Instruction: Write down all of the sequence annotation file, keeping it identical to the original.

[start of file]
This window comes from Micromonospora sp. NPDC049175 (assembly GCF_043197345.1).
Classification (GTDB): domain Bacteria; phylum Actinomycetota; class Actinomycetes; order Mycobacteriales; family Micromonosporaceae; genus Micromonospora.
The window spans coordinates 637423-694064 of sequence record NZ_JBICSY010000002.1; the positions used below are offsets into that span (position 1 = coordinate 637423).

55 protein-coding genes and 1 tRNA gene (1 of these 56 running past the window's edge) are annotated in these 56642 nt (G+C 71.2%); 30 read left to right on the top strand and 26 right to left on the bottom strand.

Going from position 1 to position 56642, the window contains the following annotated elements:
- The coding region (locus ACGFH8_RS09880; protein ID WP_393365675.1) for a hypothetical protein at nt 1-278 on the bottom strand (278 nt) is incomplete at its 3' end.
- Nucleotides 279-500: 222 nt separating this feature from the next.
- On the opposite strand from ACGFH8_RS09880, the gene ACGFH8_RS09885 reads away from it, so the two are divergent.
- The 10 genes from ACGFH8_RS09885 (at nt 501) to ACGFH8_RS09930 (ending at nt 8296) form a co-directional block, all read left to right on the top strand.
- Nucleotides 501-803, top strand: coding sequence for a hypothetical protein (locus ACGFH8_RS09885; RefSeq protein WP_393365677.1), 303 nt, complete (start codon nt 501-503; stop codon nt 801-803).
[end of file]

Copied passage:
This window comes from Micromonospora sp. NPDC049175 (assembly GCF_043197345.1).
Classification (GTDB): domain Bacteria; phylum Actinomycetota; class Actinomycetes; order Mycobacteriales; family Micromonosporaceae; genus Micromonospora.
The window spans coordinates 637423-694064 of sequence record NZ_JBICSY010000002.1; the positions used below are offsets into that span (position 1 = coordinate 637423).

55 protein-coding genes and 1 tRNA gene (1 of these 56 running past the window's edge) are annotated in these 56642 nt (G+C 71.2%); 30 read left to right on the top strand and 26 right to left on the bottom strand.

Going from position 1 to position 56642, the window contains the following annotated elements:
- The coding region (locus ACGFH8_RS09880; protein ID WP_393365675.1) for a hypothetical protein at nt 1-278 on the bottom strand (278 nt) is incomplete at its 3' end.
- Nucleotides 279-500: 222 nt separating this feature from the next.
- On the opposite strand from ACGFH8_RS09880, the gene ACGFH8_RS09885 reads away from it, so the two are divergent.
- The 10 genes from ACGFH8_RS09885 (at nt 501) to ACGFH8_RS09930 (ending at nt 8296) form a co-directional block, all read left to right on the top strand.
- Nucleotides 501-803, top strand: coding sequence for a hypothetical protein (locus ACGFH8_RS09885; RefSeq protein WP_393365677.1), 303 nt, complete (start codon nt 501-503; stop codon nt 801-803).